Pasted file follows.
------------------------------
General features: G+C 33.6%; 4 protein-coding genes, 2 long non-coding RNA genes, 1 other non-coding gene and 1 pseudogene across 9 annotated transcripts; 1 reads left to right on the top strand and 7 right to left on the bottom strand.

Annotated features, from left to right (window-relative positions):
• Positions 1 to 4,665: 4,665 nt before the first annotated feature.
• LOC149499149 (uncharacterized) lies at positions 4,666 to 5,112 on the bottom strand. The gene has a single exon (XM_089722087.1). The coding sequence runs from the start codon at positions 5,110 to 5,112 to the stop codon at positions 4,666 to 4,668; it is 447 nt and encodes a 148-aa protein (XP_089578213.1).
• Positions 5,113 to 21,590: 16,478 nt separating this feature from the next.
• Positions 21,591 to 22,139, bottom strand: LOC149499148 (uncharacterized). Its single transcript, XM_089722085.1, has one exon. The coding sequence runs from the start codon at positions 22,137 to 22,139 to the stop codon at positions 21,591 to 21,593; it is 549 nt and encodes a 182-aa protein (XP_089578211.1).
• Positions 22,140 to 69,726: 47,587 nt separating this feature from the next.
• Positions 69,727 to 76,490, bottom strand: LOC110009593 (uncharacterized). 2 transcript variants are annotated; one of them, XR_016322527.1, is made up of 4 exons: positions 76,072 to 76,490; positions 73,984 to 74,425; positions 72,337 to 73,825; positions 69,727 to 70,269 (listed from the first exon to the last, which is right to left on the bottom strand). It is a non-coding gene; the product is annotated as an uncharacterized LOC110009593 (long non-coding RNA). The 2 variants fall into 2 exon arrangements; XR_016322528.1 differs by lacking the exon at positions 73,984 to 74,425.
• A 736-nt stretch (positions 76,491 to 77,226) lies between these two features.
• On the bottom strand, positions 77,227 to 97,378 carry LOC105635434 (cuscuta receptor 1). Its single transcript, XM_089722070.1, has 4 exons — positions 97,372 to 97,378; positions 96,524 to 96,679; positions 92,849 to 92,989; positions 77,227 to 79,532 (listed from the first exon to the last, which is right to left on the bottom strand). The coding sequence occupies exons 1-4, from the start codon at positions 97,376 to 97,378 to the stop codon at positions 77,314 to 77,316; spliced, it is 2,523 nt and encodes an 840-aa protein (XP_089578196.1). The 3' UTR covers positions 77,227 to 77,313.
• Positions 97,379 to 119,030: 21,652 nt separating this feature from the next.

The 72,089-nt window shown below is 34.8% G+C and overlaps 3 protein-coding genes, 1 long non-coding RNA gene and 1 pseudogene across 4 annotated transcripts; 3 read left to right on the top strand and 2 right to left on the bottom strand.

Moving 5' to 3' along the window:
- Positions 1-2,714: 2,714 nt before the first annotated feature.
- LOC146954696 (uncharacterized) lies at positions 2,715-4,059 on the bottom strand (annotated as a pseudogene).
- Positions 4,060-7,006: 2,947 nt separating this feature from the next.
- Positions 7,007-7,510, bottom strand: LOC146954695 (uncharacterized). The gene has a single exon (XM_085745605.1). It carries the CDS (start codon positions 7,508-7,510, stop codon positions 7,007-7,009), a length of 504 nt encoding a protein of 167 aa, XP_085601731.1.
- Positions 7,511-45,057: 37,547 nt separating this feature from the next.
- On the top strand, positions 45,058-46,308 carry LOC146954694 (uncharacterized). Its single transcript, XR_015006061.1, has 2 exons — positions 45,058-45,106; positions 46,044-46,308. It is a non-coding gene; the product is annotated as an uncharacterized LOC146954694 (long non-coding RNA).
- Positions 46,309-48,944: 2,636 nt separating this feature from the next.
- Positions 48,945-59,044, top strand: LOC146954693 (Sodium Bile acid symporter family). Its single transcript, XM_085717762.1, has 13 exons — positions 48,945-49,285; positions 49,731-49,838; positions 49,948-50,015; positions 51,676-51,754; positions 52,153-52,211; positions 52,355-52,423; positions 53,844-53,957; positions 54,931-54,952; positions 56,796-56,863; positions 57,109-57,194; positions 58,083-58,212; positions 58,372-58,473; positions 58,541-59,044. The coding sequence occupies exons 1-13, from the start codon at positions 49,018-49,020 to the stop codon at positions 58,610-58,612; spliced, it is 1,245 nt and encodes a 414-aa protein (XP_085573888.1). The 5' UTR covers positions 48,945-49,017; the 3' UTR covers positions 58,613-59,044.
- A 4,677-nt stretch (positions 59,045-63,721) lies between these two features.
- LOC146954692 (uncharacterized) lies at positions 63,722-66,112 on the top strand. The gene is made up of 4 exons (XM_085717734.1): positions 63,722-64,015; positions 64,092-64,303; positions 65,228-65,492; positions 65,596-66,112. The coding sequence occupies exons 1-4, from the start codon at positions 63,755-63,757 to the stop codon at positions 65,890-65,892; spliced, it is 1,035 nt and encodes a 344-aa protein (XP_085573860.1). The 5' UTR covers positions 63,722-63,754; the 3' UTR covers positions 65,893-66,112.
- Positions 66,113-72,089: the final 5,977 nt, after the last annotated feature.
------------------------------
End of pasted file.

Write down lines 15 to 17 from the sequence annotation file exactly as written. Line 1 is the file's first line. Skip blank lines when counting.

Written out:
- LOC146954696 (uncharacterized) lies at positions 2,715-4,059 on the bottom strand (annotated as a pseudogene).
- Positions 4,060-7,006: 2,947 nt separating this feature from the next.
- Positions 7,007-7,510, bottom strand: LOC146954695 (uncharacterized). The gene has a single exon (XM_085745605.1). It carries the CDS (start codon positions 7,508-7,510, stop codon positions 7,007-7,009), a length of 504 nt encoding a protein of 167 aa, XP_085601731.1.